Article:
Will Brain Training Work?

Last night I sat through a parent information session at the local LearningRx Center.  LearningRx is a leading educational support business that targets academic development from a new angle: cognitive brain function. This has become an interesting topic in our home because I have a 3rd grade student who is struggling to keep up in her classroom. Long story short: she has been diagnosed with a couple of learning/developmental disorders and my overriding question has been, “What is the root cause of this issue?”  No one has been able to give me a concise answer, until last night’s session on cognitive brain function. Based on the LearningRx methodologies, the testing offered finds the cognitive brain deficits and then the patient is placed with a Brain Trainer  and the patient then spends 8-36 weeks progressing through a program designed to retrain the patient’s brain so that new neuropathways are developed and strengthened. Instead of tutoring Hannah in, say, comprehension, the program would train her in attention, processing, auditory processing, memory, etc. It’s kind of fascinating.

The question is: will it work?  Will it be the key to unlocking what seems to be bundled up in Hannah’s fascinating mind. Additionally, it got me thinking about my other students. I have one who doesn’t concern me right now, one who is very impulsive, one who has a lot of trouble with math, and one who has a lot of trouble with grammar and math. I’m thinking all 5 children would benefit from going through the LearningRx program. Except… it’s kind of pricey!  Well it’s not unreasonably priced, but when you consider putting 5 kids through the program(s)…it adds up fast!

I started researching online brain training and found a lot of resources – too many actually, if you ask me. And while I really think the online option makes for a fun way to waste an afternoon, I am not sure it’s something I’d want to do for the kids. When I was at the Learning Rx center, what I enjoyed most was watching the interraction between the Brain Trainer and the parent-student volunteer. There’s just something tangible, valid….of real intrinsic value…when the training takes place between a trainer and a student. I think the relationship that is built between the two is not something I would want to trade for an online, cold, calculated computer program. Here is what LearningRx had to say about the availability of online processes – Online Brain Training: Is It the Right Choice?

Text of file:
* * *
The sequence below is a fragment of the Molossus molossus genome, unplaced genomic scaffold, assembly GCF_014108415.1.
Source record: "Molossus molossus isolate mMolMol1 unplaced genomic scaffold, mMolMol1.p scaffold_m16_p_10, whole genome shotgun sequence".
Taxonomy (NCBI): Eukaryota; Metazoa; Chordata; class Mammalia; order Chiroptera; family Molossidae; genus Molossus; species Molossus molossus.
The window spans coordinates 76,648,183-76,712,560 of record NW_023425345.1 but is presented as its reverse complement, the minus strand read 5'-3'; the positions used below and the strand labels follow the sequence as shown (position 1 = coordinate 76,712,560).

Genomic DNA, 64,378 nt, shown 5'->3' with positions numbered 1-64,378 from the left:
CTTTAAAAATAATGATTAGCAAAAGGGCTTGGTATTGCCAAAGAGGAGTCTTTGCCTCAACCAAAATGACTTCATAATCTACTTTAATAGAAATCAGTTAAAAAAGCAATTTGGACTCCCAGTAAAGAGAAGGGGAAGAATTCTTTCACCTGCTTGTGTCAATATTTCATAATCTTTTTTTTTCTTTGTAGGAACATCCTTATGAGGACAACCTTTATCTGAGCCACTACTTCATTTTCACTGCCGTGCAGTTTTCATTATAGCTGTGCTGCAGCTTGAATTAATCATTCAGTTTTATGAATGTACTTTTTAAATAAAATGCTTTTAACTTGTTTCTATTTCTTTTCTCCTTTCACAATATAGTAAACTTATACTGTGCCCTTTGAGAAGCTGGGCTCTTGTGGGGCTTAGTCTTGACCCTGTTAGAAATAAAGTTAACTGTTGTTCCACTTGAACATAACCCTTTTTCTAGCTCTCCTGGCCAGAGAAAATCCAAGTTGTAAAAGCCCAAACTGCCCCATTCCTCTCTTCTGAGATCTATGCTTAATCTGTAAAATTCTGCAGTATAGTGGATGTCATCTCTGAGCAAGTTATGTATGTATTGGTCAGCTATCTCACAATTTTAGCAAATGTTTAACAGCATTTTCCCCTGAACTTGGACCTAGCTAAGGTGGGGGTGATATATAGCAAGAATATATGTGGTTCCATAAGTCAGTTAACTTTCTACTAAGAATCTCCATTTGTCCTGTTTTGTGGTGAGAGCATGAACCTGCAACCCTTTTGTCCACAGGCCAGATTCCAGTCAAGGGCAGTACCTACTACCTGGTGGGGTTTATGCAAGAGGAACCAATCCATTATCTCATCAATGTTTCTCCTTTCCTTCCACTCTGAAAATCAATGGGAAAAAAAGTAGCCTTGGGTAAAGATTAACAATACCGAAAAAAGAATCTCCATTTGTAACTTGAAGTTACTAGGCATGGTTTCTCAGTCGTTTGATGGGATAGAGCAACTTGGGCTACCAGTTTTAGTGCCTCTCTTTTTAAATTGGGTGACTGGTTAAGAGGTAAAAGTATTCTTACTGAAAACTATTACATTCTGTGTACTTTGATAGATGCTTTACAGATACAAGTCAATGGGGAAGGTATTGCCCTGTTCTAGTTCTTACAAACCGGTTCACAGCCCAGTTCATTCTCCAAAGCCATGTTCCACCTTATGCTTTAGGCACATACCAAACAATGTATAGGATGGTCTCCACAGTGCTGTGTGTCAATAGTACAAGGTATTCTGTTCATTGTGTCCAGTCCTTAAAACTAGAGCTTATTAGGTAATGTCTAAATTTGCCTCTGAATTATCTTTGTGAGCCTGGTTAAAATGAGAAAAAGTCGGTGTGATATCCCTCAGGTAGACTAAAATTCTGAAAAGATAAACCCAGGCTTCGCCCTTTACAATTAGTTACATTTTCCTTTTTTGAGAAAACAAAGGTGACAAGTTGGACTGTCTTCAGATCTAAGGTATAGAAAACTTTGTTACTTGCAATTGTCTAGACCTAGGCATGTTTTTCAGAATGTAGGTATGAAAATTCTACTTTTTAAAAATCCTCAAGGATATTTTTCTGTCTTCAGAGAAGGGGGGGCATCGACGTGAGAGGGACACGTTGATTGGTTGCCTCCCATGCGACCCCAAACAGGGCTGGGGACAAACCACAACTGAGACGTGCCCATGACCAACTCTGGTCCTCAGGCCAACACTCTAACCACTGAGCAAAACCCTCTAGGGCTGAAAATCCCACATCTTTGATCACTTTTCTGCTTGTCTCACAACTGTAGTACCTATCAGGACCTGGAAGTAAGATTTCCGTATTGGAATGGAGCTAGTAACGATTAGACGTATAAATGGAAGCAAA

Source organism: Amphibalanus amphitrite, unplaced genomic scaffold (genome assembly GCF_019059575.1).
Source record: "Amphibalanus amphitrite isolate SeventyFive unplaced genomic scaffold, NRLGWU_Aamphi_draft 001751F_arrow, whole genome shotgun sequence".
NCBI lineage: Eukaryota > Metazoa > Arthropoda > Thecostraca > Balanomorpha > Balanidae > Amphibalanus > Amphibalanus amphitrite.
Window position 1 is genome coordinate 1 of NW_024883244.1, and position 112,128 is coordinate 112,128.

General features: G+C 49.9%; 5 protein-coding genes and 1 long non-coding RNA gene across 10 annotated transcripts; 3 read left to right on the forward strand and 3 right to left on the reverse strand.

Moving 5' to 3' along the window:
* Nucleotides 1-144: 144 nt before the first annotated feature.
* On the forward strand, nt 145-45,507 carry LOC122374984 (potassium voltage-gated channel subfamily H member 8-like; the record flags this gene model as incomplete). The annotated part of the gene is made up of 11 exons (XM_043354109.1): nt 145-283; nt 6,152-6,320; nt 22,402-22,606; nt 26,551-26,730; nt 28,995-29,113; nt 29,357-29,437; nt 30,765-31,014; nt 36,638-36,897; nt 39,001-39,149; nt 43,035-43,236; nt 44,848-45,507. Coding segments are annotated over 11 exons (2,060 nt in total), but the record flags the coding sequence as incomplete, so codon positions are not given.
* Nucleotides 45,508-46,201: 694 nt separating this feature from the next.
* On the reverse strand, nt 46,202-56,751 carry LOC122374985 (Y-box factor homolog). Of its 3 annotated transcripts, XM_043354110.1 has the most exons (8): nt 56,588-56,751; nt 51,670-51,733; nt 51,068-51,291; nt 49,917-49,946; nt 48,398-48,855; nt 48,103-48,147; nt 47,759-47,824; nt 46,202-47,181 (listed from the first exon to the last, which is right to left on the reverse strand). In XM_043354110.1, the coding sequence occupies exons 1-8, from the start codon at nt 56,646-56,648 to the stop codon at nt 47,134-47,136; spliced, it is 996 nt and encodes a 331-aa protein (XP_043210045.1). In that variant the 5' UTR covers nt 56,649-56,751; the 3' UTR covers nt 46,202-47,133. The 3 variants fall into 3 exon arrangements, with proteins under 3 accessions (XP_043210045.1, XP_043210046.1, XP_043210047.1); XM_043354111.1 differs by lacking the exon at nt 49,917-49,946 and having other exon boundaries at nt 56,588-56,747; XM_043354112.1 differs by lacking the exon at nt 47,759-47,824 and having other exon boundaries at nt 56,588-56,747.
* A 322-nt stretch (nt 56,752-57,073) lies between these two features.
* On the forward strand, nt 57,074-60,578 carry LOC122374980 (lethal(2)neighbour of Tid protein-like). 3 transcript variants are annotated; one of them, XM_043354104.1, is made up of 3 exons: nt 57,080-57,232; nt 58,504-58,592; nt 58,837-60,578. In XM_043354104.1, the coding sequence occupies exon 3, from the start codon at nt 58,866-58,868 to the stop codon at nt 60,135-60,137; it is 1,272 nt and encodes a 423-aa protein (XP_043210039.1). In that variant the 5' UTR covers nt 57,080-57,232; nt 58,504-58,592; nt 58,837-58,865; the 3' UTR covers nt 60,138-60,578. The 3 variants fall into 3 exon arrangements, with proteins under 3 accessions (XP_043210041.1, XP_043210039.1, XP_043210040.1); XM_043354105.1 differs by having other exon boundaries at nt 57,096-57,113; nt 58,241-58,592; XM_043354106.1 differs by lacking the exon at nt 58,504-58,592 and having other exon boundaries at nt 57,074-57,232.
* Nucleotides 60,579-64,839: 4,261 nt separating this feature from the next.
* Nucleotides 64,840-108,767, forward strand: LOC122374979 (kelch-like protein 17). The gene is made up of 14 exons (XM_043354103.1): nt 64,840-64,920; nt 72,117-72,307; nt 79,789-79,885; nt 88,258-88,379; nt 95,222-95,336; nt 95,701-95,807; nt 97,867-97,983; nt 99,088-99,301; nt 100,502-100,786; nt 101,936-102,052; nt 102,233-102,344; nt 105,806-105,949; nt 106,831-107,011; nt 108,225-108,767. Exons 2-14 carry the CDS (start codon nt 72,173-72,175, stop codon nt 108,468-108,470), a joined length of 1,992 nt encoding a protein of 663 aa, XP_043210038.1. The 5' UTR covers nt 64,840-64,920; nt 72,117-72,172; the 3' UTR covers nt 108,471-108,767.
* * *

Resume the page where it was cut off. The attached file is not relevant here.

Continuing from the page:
But, even then, curiosity got the better of me and I started researching brain training programs that you can do at home. I found a few website and thought I’d share them with you all:

You can google for more options but those are just a few to get you started.

There are also numerous games that you can purchase to play with your kids to build cognitive skills. I find this aspect of the information really interesting. As an early home schooler I learned that the best advantage you could give your kids, academically, was to never educate and ONLY play educational games with them to build their academic skill base. It didn’t make sense then – but it makes sense now!  Wish I had really listened back then!

If you home school or are interested in workbooks to do with your kids you can check out The Critical Thinking Co., for deductive, critical thinking skills. And if you have a Wii or a Nintendo DS there are actually some video games for brain training. I might have to rethink my “No Video Game” policy and replace it with, “Brain Training Videos All Day!!” policy. Ha!  Just kidding….  Like I said, I don’t think there is anything that can replace the one-on-one program of a student working alongside/with a trainer. However, some online activities might be fun to incorporate into the day if your kids ask to play on the computer a lot!

Anyway, has anyone else had any experience with brain training as used for educational advancement and/or overcoming learning disabilities?